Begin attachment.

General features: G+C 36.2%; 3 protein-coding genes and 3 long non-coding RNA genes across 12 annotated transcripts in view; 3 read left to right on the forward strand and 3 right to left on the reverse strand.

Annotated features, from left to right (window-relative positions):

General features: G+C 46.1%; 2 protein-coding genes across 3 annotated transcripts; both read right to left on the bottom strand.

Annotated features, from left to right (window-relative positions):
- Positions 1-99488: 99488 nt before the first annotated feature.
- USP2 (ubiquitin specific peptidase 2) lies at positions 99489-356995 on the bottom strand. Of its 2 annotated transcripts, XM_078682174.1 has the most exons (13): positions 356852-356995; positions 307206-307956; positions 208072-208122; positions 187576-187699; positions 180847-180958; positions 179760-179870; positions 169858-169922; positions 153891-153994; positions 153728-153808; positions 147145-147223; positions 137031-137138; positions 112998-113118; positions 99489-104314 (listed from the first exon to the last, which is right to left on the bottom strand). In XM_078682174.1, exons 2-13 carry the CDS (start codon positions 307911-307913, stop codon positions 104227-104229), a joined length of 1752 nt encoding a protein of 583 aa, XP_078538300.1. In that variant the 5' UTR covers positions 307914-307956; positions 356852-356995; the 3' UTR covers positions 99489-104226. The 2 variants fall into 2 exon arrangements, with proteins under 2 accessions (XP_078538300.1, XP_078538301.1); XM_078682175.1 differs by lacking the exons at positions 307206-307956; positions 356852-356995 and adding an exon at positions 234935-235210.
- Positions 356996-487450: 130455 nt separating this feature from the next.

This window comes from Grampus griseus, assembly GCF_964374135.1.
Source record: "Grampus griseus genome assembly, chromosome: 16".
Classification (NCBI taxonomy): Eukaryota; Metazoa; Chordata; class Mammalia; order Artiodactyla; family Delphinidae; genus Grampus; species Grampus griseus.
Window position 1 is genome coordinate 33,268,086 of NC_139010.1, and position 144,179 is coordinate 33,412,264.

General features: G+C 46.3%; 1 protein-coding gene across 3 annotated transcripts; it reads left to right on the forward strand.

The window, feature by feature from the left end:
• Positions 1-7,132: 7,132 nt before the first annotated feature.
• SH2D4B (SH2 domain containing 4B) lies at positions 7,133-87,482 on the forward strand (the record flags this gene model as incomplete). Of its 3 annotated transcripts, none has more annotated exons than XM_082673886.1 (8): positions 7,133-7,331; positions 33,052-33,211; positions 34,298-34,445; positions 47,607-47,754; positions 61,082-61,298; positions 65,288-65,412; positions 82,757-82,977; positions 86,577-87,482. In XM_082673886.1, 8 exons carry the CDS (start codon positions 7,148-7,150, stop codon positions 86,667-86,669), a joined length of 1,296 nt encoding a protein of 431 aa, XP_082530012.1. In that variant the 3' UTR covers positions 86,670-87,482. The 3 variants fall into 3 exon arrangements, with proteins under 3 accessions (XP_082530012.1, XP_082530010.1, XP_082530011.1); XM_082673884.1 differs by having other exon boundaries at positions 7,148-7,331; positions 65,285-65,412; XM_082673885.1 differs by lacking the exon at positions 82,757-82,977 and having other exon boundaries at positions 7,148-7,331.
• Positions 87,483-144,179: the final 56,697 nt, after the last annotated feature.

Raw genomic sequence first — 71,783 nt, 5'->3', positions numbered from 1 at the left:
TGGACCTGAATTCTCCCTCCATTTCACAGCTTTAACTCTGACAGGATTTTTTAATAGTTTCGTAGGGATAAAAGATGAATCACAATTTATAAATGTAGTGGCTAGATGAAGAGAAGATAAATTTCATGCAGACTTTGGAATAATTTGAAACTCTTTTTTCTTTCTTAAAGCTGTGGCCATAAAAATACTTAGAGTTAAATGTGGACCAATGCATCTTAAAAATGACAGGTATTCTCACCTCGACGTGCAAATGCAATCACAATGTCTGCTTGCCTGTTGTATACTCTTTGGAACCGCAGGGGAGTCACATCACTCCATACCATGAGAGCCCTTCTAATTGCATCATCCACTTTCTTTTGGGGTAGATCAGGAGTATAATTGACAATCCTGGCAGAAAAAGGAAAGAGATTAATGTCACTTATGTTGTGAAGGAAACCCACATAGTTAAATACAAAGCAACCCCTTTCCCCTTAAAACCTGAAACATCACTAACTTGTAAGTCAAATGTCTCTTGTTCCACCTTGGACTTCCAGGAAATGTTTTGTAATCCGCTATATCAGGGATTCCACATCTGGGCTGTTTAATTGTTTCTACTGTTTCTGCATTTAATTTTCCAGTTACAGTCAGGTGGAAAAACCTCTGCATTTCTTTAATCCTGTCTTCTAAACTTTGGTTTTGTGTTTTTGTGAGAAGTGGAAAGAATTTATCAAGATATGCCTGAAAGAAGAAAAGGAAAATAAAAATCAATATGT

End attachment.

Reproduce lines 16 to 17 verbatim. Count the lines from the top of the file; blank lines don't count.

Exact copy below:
• Positions 87,483-144,179: the final 56,697 nt, after the last annotated feature.

Raw genomic sequence first — 71,783 nt, 5'->3', positions numbered from 1 at the left: